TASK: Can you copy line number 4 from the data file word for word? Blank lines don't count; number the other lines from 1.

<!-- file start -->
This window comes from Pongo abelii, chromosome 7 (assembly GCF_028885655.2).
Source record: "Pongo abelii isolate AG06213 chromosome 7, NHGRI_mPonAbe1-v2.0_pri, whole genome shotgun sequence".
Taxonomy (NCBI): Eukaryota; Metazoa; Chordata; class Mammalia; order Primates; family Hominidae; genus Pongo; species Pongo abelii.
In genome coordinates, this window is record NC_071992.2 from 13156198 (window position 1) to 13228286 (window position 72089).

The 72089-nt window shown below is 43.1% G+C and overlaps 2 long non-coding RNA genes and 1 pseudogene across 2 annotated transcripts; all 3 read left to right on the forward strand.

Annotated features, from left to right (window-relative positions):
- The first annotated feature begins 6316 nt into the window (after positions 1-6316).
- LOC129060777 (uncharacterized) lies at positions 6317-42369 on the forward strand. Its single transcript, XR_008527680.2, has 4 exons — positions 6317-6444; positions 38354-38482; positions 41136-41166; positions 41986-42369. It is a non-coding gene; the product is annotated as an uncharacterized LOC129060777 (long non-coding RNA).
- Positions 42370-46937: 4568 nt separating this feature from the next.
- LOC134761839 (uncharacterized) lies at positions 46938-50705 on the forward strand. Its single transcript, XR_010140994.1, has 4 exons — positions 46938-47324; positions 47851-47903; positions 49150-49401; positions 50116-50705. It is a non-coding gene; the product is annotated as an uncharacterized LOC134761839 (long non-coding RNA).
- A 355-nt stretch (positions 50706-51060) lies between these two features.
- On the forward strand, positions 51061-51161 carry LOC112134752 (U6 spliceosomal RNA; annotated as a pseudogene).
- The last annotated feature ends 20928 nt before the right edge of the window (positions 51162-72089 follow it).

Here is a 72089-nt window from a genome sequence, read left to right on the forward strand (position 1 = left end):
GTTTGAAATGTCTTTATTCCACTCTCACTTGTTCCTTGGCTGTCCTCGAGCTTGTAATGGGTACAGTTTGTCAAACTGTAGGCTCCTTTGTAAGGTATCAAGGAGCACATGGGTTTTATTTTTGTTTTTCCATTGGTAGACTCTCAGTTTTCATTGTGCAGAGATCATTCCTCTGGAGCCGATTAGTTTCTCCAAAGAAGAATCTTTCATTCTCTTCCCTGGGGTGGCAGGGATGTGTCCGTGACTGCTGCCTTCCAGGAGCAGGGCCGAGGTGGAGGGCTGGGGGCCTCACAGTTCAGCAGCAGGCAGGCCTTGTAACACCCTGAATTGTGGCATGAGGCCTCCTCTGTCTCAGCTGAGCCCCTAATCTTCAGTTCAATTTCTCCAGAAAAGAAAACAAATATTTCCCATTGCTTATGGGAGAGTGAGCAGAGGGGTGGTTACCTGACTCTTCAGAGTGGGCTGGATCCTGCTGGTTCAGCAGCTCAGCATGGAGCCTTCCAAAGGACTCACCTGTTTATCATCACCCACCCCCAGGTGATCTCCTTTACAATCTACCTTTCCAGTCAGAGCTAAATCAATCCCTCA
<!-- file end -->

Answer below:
In genome coordinates, this window is record NC_071992.2 from 13156198 (window position 1) to 13228286 (window position 72089).